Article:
BEHOLDING LIBERTY: Exhibition for the 200th anniversary since the Greek War of Independence

By 1 month ago

As part of this year’s events commemorating the 200th anniversary since the Greek War of Independence, the country’s Parliament is holding an exceptional exhibition entitled: “Beholding Liberty! At the Hellenic Parliament, two centuries later” which was inaugurated in the presence of the State’s leaders, the representatives of the Parliament’s political parties, the Archbishop of Athens and All Greece, as well as foreign missions’ representatives in Greece.

As indicated by its title, the exhibition – co-curated by Art Historian -Curator of the Hellenic Parliament Art Collection, Dr. Theodoros Koutsogiannis and Linguist- Head of the Parliamentary Library Department, Dr. Maria Kamilaki- focuses on the notion of liberty, as the supreme asset of the 1821 Revolution.

“From the Greeks of old whose dying
brought to life and spirit free,
now with ancient valor rising
Let us hail you, oh Liberty!”
– excerpt from Greece’s National Anthem,
“Hymn to Liberty” by Dionysios Solomos.

The aim of this “exceptional” exhibition– in the words of Greece’s President, Katerina Sakellaropoulou – is to highlight the key military, political and diplomatic events of the Greeks’ Struggle for Independence while reconstructing the symbolic significance of this anniversary for the Greek people. The show unfolds in the two most monumental areas of the Hellenic Parliament’s Building: the Colonnaded Lobby (“Peristyle”) of the Plenary Hall and the “Eleftherios Venizelos” Hall (former Trophies and Adjutants Rooms).

More specifically, the Peristyle, situated on the ground floor of the Parliament megaron (outside the Plenary Room of the Parliament), is the first exhibition area, which serves as a conceptual introduction. There is presented the «Awakening of Hellenism» (1770-1820), that is the situation of the Greek area and world in the pre-revolution period, putting emphasis on two special aspects of the progressive route to the Revolution of 1821, a) the outside testimony about Greece, given that the antiquarian foreign travelers in the Greek area, through their recordings in visual artworks and illustrated publications, are those who make known to west Europe the demand of the Neo-Hellenes for freedom, shaping thus a first philhellenic trend. And b) the Neo-Hellenic Enlightenment and the contribution of its representatives to patriotic awareness.

In the impressive Hall of the Trophies prevalent is the monumental painted frieze with scenes of pivotal military and diplomatic events of the revolution period, which provides the narrative “canvas” of the exhibition: six main units and two additional ones on specific themes document visually and textually the representations of the Frieze in chronological order (1821-1833) and integrate them into their wider historical context. In the adjoining smaller Hall of the Adjutants, visitors are welcomed by 14 fighters-pioneers of the Greek Revolution, who function metonymically for all the eponymous and anonymous heroes, military men, and politicians, local and expatriates, Greeks and Philhellenes, men as well as women who threw themselves with self-denial in the Struggle.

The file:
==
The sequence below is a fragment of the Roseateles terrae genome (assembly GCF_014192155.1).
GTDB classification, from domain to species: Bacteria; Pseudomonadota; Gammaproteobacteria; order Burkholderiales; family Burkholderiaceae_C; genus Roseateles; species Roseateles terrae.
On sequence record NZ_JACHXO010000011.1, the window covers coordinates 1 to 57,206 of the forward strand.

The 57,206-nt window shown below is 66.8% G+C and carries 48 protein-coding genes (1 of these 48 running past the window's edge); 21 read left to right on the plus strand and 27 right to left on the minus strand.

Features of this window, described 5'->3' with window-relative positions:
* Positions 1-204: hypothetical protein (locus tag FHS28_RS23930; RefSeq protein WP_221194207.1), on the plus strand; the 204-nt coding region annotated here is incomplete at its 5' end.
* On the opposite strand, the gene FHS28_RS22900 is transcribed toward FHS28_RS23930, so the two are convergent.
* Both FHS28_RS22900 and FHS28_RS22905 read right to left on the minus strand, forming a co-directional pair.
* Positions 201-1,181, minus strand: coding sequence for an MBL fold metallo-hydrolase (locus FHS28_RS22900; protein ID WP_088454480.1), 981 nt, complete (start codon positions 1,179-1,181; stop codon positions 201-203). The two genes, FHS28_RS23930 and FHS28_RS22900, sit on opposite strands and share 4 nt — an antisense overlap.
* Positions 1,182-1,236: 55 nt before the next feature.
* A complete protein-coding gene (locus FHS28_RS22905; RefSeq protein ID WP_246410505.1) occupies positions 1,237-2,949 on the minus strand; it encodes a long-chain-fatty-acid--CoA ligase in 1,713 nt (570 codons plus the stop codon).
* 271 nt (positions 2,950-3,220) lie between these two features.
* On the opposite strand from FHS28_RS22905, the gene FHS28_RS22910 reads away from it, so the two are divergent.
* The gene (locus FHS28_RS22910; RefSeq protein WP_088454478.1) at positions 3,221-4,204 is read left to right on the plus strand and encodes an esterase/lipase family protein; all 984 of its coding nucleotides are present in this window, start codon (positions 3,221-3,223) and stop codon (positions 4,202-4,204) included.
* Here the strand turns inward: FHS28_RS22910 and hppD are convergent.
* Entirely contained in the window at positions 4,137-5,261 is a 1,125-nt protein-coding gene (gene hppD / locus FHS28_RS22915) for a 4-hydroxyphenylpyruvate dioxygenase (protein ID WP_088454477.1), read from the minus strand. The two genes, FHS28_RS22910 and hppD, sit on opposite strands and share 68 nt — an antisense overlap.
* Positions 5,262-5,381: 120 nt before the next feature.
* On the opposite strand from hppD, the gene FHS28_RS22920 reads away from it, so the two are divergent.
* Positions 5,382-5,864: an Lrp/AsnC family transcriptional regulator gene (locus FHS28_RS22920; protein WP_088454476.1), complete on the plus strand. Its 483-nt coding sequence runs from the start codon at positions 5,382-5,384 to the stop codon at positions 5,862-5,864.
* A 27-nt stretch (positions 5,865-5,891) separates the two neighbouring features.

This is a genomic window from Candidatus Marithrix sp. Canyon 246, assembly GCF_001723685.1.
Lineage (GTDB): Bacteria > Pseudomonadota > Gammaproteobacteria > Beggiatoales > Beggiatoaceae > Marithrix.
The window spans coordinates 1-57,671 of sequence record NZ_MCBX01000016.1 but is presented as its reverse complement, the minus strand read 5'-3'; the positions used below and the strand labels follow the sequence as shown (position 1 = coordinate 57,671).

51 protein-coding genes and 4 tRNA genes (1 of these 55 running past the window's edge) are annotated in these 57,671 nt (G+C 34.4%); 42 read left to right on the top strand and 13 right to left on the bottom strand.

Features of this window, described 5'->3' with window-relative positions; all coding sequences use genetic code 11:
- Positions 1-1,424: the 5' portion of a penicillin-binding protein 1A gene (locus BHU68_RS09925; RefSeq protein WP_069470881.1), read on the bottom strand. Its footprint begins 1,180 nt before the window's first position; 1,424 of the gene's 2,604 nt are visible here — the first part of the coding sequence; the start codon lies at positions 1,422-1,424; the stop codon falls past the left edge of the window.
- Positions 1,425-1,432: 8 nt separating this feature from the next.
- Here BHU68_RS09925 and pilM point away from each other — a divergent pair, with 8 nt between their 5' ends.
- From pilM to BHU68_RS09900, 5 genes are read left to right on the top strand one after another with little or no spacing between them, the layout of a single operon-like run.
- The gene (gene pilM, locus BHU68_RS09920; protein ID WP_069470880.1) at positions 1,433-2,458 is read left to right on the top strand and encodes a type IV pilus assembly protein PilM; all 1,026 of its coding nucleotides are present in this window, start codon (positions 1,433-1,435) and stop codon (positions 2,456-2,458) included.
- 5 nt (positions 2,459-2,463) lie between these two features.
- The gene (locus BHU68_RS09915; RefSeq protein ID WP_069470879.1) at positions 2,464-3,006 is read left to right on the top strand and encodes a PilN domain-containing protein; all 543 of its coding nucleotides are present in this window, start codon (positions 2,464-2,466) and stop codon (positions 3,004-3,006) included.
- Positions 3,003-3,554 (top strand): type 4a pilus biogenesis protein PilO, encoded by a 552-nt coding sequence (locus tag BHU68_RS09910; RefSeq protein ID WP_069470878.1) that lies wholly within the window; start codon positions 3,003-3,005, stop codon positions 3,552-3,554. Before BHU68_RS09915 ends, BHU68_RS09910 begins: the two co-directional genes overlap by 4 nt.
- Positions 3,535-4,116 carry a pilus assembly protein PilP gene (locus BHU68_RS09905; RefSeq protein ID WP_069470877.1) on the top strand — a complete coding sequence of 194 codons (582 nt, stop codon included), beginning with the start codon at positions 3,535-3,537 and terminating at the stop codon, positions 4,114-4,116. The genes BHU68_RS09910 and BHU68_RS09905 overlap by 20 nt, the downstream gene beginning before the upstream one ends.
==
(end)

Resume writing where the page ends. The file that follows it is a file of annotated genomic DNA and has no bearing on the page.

In total, 34 themes from monumental murals are presented, along with 367 unique exhibits of various categories: manuscripts, books, paintings, engravings, sculptures, decorative artwork – philhellenic plates, vases, clocks – musical score sheets, and weapons. The majority of the exhibits come from the Parliament’s Library and Art Collection, the collection of Michalis and Dimitra Varkarakis, the Averoff Museum in Metsovo, as well as other private collections. Moreover, it is worth noting that the 18th century “School of Athens” tapestry has been offered as a loan from abroad, with the kind consent of the President of the French National Assembly, as well as an emblematic painting depicting Lord Byron in Messolonghi from Trevizo, Italy.

“The School of Athens symbolizes our commitment to Democracy, it reminds our Western Democracies of everything they owe to Greek Democracy”
Ambassador of France in Greece, Patrick Maisonnave.

Guided tours of “Beholding Liberty! At the Hellenic Parliament, two centuries later” exhibition take place every Monday, Wednesday, and Friday at 11.00 and 15.00, as well as every Sunday at 12.00, while a virtual tour is also available.

More info and photos: visit the exhibition’s specially designated website and read the catalogjournal, and e-book (GR/EN)

Watch: 3D Mapping Projection (teaser and full video) by Athens Digital Arts Festival (ADAF) and Opening speech – presentation of the Exhibition by Art Historian, Chief Curator of the Hellenic Parliament Art Collection, Theodoros Koutsogiannis (in Greek)

E.S.

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Greek CIty Times 2021
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Greek CIty Times 2021